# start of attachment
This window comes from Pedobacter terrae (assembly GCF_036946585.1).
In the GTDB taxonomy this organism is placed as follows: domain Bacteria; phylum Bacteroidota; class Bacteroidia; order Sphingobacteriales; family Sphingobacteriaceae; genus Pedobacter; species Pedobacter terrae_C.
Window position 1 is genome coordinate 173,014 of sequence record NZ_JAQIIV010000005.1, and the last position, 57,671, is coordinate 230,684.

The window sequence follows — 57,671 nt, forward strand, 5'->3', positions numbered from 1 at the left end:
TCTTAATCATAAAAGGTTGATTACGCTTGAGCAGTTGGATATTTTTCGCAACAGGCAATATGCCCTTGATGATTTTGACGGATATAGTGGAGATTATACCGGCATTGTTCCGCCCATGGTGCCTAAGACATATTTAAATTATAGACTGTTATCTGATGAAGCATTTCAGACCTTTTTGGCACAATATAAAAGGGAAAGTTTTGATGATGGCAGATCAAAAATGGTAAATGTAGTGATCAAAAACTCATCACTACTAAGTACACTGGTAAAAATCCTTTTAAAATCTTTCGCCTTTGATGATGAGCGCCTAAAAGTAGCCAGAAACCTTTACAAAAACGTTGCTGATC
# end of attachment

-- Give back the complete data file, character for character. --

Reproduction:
This window comes from Pedobacter terrae (assembly GCF_036946585.1).
In the GTDB taxonomy this organism is placed as follows: domain Bacteria; phylum Bacteroidota; class Bacteroidia; order Sphingobacteriales; family Sphingobacteriaceae; genus Pedobacter; species Pedobacter terrae_C.
Window position 1 is genome coordinate 173,014 of sequence record NZ_JAQIIV010000005.1, and the last position, 57,671, is coordinate 230,684.

The window sequence follows — 57,671 nt, forward strand, 5'->3', positions numbered from 1 at the left end:
TCTTAATCATAAAAGGTTGATTACGCTTGAGCAGTTGGATATTTTTCGCAACAGGCAATATGCCCTTGATGATTTTGACGGATATAGTGGAGATTATACCGGCATTGTTCCGCCCATGGTGCCTAAGACATATTTAAATTATAGACTGTTATCTGATGAAGCATTTCAGACCTTTTTGGCACAATATAAAAGGGAAAGTTTTGATGATGGCAGATCAAAAATGGTAAATGTAGTGATCAAAAACTCATCACTACTAAGTACACTGGTAAAAATCCTTTTAAAATCTTTCGCCTTTGATGATGAGCGCCTAAAAGTAGCCAGAAACCTTTACAAAAACGTTGCTGATC